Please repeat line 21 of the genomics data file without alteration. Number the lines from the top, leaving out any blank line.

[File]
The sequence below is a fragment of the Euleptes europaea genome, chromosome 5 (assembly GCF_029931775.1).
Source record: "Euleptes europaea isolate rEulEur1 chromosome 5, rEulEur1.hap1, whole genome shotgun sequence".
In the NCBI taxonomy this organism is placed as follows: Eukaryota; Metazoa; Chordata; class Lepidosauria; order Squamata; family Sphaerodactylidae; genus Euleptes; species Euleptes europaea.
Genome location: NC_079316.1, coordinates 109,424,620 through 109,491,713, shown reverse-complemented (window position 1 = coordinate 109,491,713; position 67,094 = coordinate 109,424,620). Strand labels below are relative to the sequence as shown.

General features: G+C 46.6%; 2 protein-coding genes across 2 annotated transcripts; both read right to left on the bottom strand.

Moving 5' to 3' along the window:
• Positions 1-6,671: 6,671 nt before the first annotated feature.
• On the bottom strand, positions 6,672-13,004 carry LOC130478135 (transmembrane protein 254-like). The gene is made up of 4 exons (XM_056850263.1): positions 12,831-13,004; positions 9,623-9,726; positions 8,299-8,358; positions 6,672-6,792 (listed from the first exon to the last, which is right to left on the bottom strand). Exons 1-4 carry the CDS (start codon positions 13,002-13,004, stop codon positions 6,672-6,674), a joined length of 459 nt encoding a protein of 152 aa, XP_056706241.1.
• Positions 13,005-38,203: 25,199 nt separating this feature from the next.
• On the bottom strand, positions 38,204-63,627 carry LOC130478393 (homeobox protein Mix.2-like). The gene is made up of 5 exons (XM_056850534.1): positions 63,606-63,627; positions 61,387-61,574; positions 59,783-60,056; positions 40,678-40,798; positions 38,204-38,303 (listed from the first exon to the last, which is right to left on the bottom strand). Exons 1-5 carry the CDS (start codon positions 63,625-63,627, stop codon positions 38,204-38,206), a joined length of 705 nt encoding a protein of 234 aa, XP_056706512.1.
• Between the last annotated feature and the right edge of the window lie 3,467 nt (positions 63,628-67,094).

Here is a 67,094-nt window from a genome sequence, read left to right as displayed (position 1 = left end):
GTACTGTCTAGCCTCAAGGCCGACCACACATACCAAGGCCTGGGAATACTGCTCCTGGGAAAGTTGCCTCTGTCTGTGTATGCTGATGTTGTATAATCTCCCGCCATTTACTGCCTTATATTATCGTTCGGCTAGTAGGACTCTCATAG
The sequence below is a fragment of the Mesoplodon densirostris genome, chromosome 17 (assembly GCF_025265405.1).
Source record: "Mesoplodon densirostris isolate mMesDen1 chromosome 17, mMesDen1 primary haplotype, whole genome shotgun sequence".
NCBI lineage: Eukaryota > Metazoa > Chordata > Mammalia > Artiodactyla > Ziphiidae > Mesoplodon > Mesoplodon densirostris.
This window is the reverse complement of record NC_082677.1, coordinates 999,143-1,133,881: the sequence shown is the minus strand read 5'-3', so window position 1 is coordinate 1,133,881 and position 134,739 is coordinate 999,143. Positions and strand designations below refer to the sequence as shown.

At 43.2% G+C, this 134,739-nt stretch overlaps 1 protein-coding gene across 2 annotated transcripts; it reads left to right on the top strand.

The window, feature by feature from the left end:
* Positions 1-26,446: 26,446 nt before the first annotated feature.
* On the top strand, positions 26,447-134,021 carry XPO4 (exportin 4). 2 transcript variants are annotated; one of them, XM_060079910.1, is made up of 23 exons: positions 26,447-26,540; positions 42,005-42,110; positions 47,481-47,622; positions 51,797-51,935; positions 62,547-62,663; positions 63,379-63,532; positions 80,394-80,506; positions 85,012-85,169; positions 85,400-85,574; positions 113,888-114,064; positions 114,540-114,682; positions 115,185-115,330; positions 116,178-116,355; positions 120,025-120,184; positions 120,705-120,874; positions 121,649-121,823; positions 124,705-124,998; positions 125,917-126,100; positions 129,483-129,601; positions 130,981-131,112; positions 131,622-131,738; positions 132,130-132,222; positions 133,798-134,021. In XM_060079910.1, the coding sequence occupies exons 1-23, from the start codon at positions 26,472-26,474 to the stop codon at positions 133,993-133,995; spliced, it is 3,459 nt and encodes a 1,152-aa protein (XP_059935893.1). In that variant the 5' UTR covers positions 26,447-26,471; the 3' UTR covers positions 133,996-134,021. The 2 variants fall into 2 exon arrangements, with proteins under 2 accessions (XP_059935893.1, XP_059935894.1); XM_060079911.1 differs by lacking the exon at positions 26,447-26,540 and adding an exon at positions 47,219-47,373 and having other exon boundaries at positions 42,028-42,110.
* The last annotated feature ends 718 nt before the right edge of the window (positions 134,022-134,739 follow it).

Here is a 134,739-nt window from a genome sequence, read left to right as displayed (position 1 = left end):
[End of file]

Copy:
* On the top strand, positions 26,447-134,021 carry XPO4 (exportin 4). 2 transcript variants are annotated; one of them, XM_060079910.1, is made up of 23 exons: positions 26,447-26,540; positions 42,005-42,110; positions 47,481-47,622; positions 51,797-51,935; positions 62,547-62,663; positions 63,379-63,532; positions 80,394-80,506; positions 85,012-85,169; positions 85,400-85,574; positions 113,888-114,064; positions 114,540-114,682; positions 115,185-115,330; positions 116,178-116,355; positions 120,025-120,184; positions 120,705-120,874; positions 121,649-121,823; positions 124,705-124,998; positions 125,917-126,100; positions 129,483-129,601; positions 130,981-131,112; positions 131,622-131,738; positions 132,130-132,222; positions 133,798-134,021. In XM_060079910.1, the coding sequence occupies exons 1-23, from the start codon at positions 26,472-26,474 to the stop codon at positions 133,993-133,995; spliced, it is 3,459 nt and encodes a 1,152-aa protein (XP_059935893.1). In that variant the 5' UTR covers positions 26,447-26,471; the 3' UTR covers positions 133,996-134,021. The 2 variants fall into 2 exon arrangements, with proteins under 2 accessions (XP_059935893.1, XP_059935894.1); XM_060079911.1 differs by lacking the exon at positions 26,447-26,540 and adding an exon at positions 47,219-47,373 and having other exon boundaries at positions 42,028-42,110.